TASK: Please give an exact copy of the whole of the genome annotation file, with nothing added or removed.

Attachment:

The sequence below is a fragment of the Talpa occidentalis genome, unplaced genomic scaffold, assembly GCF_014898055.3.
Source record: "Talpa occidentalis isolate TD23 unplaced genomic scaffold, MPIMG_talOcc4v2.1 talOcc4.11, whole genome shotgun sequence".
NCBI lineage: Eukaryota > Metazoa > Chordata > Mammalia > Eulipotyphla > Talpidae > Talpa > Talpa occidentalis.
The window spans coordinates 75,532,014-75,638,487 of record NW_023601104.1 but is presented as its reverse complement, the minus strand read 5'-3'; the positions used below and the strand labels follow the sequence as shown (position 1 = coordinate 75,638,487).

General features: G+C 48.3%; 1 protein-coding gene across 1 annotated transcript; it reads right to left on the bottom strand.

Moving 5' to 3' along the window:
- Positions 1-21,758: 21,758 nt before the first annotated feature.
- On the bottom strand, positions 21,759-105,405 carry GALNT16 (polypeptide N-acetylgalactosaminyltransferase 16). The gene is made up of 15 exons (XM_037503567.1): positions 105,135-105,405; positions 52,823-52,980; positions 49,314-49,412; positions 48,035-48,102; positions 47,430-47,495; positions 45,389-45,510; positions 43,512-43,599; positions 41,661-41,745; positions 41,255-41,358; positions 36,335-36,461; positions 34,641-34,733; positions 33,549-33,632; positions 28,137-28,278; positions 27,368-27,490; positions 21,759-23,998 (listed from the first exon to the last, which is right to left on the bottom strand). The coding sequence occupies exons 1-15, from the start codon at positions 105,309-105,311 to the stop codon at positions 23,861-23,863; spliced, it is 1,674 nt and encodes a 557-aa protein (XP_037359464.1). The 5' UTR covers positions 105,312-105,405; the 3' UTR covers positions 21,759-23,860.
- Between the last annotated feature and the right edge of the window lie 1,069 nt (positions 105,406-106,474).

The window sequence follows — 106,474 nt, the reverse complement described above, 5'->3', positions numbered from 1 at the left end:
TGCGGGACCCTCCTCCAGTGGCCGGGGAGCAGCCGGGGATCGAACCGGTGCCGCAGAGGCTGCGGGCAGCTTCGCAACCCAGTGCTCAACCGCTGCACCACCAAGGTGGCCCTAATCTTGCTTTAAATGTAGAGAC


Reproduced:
The sequence below is a fragment of the Talpa occidentalis genome, unplaced genomic scaffold, assembly GCF_014898055.3.
Source record: "Talpa occidentalis isolate TD23 unplaced genomic scaffold, MPIMG_talOcc4v2.1 talOcc4.11, whole genome shotgun sequence".
NCBI lineage: Eukaryota > Metazoa > Chordata > Mammalia > Eulipotyphla > Talpidae > Talpa > Talpa occidentalis.
The window spans coordinates 75,532,014-75,638,487 of record NW_023601104.1 but is presented as its reverse complement, the minus strand read 5'-3'; the positions used below and the strand labels follow the sequence as shown (position 1 = coordinate 75,638,487).

General features: G+C 48.3%; 1 protein-coding gene across 1 annotated transcript; it reads right to left on the bottom strand.

Moving 5' to 3' along the window:
- Positions 1-21,758: 21,758 nt before the first annotated feature.
- On the bottom strand, positions 21,759-105,405 carry GALNT16 (polypeptide N-acetylgalactosaminyltransferase 16). The gene is made up of 15 exons (XM_037503567.1): positions 105,135-105,405; positions 52,823-52,980; positions 49,314-49,412; positions 48,035-48,102; positions 47,430-47,495; positions 45,389-45,510; positions 43,512-43,599; positions 41,661-41,745; positions 41,255-41,358; positions 36,335-36,461; positions 34,641-34,733; positions 33,549-33,632; positions 28,137-28,278; positions 27,368-27,490; positions 21,759-23,998 (listed from the first exon to the last, which is right to left on the bottom strand). The coding sequence occupies exons 1-15, from the start codon at positions 105,309-105,311 to the stop codon at positions 23,861-23,863; spliced, it is 1,674 nt and encodes a 557-aa protein (XP_037359464.1). The 5' UTR covers positions 105,312-105,405; the 3' UTR covers positions 21,759-23,860.
- Between the last annotated feature and the right edge of the window lie 1,069 nt (positions 105,406-106,474).

The window sequence follows — 106,474 nt, the reverse complement described above, 5'->3', positions numbered from 1 at the left end:
TGCGGGACCCTCCTCCAGTGGCCGGGGAGCAGCCGGGGATCGAACCGGTGCCGCAGAGGCTGCGGGCAGCTTCGCAACCCAGTGCTCAACCGCTGCACCACCAAGGTGGCCCTAATCTTGCTTTAAATGTAGAGAC